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James’s “Daisy Miller” vs. Hawthorne’s “Birth Mark” Essay

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Updated: May 6th, 2021

For any literary book that undergoes an analysis, the emphasis is often placed on the plot structure, themes, role of characters, characterization, and the stylistic devices used. Basing on the “Birth Mark” by Hawthorne, the plot is structured in a manner that the events flow in a systematic manner making the reader easily understand the story. It is a romantic story that talks about a man who is a scientist and is known as Aylmer and is married to a beautiful woman, Georgina. These two people love each other though Aylmer is obsessed with a birthmark that is on Georgina’s cheek and goes to an extent of asking her to allow him to erase it.

According to Aylmer, the birthmark is a sign of imperfection and immortality thus removing it would mean recreating Georgina and she would be more beautiful. The wife later accepts to undergo the process of removing the birthmark. This takes sometime where the husband with the help of a laboratory assistant, Aminadab, helps him in erasing the mark from Georgina’s face. For the laboratory assistant, he remarks that if Georgina was his wife he would never remove the birthmark on her left cheek. The mark resembled a hand and one day Aylmer had dreamt of having removed it. When later Aylmer gives Georgina the concoction he had prepared, she goes to a deep sleep then afterward when she wakes up she bids Aylmer goodbye and closes her eyes (Hawthorne 27).

The theme of this story is a conflict that exists between science and nature. Aylmer, a scientist and a human being at the same time develop an urge to experiment on his wife due to the fact he wants to find out the result of such a deed. This urge is built up because his profession is based on carrying out experiments. One thing that he fails to understand is that his wife is a human being and no human is perfect. For him, the obsession grows day by day and believes that resorting to science would remove the birthmark and make his wife more beautiful. He believes that with this power of science, he can alter the appearance of his wife. Thus, Aylmer is caught in between the love for his wife and the love for his career that is science-based. Being caught in such a dilemma, Aylmer decides to embrace both not knowing the science he thinks to be flawless is the most dangerous, and in the process of trying to perfect his wife’s beauty he ends up taking away her innocent life. Another theme that is evident in the story is the obsession for human perfection. Both Aylmer and Georgina fall victims to this dangerous disease where, for Aylmer, he tries to alter the appearance of his wife to make her more beautiful. Georgina on the other hand, in an attempt to please her husband, accepts to go through the experiment just to perfect her to be as the husband had always wanted.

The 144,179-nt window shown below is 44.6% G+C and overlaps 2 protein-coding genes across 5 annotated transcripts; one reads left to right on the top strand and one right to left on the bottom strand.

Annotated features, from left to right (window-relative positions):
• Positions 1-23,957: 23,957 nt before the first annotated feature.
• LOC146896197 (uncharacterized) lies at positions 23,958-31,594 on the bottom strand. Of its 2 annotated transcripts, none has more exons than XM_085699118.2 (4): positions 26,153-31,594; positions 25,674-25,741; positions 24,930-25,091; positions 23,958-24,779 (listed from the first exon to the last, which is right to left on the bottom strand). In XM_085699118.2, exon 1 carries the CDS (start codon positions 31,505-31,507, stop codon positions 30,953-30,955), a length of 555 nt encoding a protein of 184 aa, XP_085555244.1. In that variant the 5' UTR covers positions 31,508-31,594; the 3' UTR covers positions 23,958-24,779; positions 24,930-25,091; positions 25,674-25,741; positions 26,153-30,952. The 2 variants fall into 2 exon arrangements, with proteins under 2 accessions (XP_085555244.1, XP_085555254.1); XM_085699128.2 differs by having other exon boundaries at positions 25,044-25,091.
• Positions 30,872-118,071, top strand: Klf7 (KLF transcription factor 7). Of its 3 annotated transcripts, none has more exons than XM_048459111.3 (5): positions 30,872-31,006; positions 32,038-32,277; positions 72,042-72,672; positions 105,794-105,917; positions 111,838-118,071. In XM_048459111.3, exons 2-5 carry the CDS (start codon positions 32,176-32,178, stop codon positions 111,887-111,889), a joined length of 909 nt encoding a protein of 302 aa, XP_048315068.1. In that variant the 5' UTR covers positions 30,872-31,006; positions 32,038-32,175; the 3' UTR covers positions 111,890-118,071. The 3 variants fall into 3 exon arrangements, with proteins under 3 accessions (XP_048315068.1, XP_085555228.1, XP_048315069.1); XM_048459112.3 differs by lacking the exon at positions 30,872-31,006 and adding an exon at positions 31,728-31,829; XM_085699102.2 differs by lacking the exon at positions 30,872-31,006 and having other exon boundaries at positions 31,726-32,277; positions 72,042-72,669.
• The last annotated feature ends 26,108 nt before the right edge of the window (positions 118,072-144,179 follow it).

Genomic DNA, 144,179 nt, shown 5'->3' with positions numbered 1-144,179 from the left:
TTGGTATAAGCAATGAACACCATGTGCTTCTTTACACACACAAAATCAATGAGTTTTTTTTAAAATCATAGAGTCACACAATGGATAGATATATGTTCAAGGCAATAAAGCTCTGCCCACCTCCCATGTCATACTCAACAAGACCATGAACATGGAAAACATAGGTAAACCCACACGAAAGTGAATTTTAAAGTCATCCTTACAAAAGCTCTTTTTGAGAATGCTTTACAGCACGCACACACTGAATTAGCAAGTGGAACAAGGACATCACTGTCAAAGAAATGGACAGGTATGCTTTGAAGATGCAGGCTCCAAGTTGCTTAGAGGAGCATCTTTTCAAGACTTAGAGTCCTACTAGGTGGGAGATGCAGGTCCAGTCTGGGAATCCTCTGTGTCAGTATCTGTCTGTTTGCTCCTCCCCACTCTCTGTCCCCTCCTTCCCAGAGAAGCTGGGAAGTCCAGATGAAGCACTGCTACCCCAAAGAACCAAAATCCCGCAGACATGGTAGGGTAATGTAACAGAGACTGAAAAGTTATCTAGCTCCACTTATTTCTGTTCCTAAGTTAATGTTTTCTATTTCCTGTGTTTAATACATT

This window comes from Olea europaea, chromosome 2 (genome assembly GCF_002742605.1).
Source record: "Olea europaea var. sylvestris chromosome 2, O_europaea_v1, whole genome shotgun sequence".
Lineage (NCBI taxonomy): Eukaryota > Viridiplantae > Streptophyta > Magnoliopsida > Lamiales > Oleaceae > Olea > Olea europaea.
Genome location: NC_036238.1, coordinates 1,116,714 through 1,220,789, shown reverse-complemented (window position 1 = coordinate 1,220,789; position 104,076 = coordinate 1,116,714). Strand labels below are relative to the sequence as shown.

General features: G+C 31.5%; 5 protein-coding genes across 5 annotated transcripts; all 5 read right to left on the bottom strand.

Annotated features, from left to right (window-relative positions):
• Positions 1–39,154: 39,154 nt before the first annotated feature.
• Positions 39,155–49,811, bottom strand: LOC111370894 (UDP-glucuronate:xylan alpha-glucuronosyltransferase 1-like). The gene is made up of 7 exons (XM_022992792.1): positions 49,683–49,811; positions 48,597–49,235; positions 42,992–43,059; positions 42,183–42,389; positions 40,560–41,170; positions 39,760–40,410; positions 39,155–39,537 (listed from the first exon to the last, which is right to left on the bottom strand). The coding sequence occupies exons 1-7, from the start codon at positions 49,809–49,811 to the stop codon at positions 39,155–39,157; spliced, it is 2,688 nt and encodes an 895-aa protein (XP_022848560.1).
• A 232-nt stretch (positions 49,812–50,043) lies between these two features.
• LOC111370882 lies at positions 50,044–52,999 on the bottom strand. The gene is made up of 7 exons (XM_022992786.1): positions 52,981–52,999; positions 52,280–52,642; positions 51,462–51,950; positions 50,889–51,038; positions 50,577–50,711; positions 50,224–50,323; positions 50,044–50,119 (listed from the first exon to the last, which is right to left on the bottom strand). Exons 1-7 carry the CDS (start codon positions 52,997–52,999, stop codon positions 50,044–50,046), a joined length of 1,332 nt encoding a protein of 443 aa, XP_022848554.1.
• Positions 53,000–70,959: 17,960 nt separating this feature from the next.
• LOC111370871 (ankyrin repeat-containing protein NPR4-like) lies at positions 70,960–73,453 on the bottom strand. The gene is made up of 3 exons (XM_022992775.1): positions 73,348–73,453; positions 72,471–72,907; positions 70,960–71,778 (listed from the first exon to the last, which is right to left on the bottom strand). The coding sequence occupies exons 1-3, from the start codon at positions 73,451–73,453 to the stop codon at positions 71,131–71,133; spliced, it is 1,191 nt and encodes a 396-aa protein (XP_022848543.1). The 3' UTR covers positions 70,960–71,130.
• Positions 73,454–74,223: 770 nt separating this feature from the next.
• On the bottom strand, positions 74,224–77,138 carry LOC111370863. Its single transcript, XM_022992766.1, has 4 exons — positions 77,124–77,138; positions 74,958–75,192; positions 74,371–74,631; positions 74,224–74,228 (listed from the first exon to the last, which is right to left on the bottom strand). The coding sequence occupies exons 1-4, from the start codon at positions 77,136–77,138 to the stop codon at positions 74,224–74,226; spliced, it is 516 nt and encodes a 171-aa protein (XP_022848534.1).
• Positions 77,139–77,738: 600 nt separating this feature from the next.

In the analysis of characterization, Aylmer is seen as a monomaniac individual whose obsession is firmly tied to the imperfection of his wife. This leads to a tragic ending that poses the question of whether it was Aylmer who caused Georgina’s death or was it just an accident? He is also viewed as a failed humanitarian because what he does is against human standards in the sense that a human being should remain the way God created him/her and not try to recreate someone. Aylmer is also a scientist who loves his career with a passion and because of this he ends experimenting on his wife to satisfy his career desires. He is a model author when he reads “a fairy manual” of the birthmark and desires to write an even better manual. For Georgina, she is an innocent woman who falls victim to a love tragedy due to her love for her husband. She believes by accepting her husband to perform experiments on her would make him happy thus compromises her life for her husband’s desires.

In terms of the stylistic devices used in the story, there is heavy use of symbolism in that starting from the title itself; the birthmark represents a variety of things in the story. According to Aylmer, it represented imperfection and mortality. Seeing the mark on Georgina’s left cheek meant that she was full of flaws and Aylmer strives to achieve perfection and immortality. This teaches us a lesson that no man can perfect anything because Aylmer’s deeds led to his wife’s death. Georgina is also a victim of perfection because she accepts to go through experiments in an attempt to be perfect for her husband. Another meaning of the birthmark is that it was representing God’s hand since it looked like a hand, thus, being there, was not due to a mistake or rather an accident, but it was purposely placed there to symbolize God’s presence in her. This was indeed a spiritual mark. Another representation of the mark is that it symbolized life and death. That is why when Georgina dies; the last words she utters are that the mark was her life.